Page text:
Money may not grow on trees but federal dollars can grow 7,100 trees.
Almost 42 cents of every dollar in federal stimulus funds Manteca received went to plant trees and, shrubs, and other plants along the 120 Bypass and Highway 99 corridor.
Highway landscaping funds through the American Recovery & Reinvestment Act accounted for $3.7 million of the $8.84 million Manteca was awarded. Manteca actually received $900,000 less. State delays in giving the archeological clearance to the $2.9 million Atherton Drive extension that was just opened forced the city to give up the $900,000 as it was able to meet a spending deadline. But instead of losing it outright, Manteca - working with the San Joaquin Council of Governments and federal representatives - was able to trade it for other funding another county jurisdiction had allowing the city to backfill the funds.
Federal stimulus funds were made available to local government for specific endeavors. Manteca was able to get $3.7 million in funds restricted to highway landscaping because they had projects ready to go and there wasn’t much competition for the funds.
Altogether 7,100 trees and 3,900 shrubs will have been planted along the two freeway corridors that go through Manteca thanks to federal stimulus funds. The project also included mulch and hydro seeding but no permanent irrigation. Instead, the contractor awarded the work was required to truck in water for three years as well as keep weeds down during that time period.
Improving Manteca’s image to travelers along the two freeway corridors has always been a goal of the city. But the cost of any such undertaking made it a no-starter until the federal stimulus funds came along.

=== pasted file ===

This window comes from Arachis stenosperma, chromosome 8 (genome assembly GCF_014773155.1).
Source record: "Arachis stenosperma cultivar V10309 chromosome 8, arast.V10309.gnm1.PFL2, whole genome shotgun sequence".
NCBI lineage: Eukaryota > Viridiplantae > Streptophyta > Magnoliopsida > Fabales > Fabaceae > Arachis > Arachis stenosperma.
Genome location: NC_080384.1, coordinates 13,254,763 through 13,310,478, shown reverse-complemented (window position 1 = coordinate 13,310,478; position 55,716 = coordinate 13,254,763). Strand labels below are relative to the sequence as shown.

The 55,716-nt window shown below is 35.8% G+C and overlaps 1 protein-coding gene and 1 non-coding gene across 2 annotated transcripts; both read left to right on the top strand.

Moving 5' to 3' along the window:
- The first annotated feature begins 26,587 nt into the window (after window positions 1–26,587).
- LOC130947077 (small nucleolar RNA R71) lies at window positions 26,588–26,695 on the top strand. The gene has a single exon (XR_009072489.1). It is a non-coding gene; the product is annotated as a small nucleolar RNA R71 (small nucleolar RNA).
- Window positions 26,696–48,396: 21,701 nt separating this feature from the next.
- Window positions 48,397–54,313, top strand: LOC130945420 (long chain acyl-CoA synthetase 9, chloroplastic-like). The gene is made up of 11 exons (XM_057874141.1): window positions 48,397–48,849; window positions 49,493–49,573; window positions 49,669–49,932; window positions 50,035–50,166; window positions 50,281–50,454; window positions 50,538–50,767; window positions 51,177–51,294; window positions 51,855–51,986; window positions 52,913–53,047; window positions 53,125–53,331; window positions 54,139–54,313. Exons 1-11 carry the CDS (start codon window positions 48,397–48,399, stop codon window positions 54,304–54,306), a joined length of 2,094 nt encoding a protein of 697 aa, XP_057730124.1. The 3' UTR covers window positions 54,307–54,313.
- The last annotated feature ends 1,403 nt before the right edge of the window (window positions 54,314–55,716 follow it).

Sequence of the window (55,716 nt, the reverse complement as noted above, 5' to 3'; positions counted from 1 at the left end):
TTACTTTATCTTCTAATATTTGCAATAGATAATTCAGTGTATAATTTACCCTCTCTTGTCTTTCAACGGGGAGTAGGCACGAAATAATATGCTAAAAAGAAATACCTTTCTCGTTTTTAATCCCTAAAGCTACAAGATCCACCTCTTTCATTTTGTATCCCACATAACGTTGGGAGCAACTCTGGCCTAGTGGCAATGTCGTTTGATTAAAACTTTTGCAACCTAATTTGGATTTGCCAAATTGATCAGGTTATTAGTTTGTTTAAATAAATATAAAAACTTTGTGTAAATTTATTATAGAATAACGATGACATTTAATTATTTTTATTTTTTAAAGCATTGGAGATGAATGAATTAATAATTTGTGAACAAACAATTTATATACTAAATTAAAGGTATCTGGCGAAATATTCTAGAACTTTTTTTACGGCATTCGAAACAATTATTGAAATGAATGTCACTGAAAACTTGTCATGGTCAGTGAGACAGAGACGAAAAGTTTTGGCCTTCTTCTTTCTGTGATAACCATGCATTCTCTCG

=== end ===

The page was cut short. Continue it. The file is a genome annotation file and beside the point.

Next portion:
City Manager Karen McLaughlin noted that if the city hadn’t taken the stimulus money it would have gone elsewhere. And if that had happened, Manteca taxpayers would still be paying for the overall $880 billion stimulus package for years to come through taxes.
Manteca has spent most of the $8.84 million it has received.
Stimulus funds will help
save $186,000 annually
One project, the replacement of the city’s existing street lights with high-efficiency induction lamps that will save the general fund $186,000 in annual costs, is currently underway.
The $666,800 project includes $586,200 in federal stimulus funds.
The lighting has a significantly longer life span as well as reduced maintenance costs. The trade-off is the fact the lights are more expensive.
Other pluses include:
•Instant-on with no run-up or re-strike delays.
•improved night visibility due to higher color rendering, higher color temperature, and increased luminance uniformity.
•no mercury, lead, or other known disposable hazard.
The city anticipates annual electricity savings costs of $167,335 and annual maintenance savings of $19,392 for an annual savings of $186,416. That means the conversion costs will be paid back within 3.2 years once a $65,000 PG&E rebate is taken into account. After that the city will avoid $186,000 in annual costs.
Other federal stimulus money spent by Manteca included:
•$1.4 million that paid for four additional police officers for three years.
•$957,000 that went toward the rehabilitation of portions of nine streets.
•$1.3 million in transit funds that included $380,000 toward environmental studies for the proposed transit station at Moffat at Main, $100,000 for an additional fixed route bus, $130,000 for the new Manteca Transit facility, and $40,000 for marketing, branding and signage.